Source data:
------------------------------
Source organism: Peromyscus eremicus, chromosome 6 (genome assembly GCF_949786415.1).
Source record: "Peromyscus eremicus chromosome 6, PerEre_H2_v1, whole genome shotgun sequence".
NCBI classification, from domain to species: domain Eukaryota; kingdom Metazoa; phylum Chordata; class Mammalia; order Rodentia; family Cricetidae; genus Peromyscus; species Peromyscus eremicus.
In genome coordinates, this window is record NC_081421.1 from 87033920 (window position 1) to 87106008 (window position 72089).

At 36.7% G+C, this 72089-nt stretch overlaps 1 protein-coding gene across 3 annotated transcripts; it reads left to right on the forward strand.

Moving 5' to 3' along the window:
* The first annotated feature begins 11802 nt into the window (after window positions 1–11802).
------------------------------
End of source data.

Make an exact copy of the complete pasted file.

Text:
Source organism: Peromyscus eremicus, chromosome 6 (genome assembly GCF_949786415.1).
Source record: "Peromyscus eremicus chromosome 6, PerEre_H2_v1, whole genome shotgun sequence".
NCBI classification, from domain to species: domain Eukaryota; kingdom Metazoa; phylum Chordata; class Mammalia; order Rodentia; family Cricetidae; genus Peromyscus; species Peromyscus eremicus.
In genome coordinates, this window is record NC_081421.1 from 87033920 (window position 1) to 87106008 (window position 72089).

At 36.7% G+C, this 72089-nt stretch overlaps 1 protein-coding gene across 3 annotated transcripts; it reads left to right on the forward strand.

Moving 5' to 3' along the window:
* The first annotated feature begins 11802 nt into the window (after window positions 1–11802).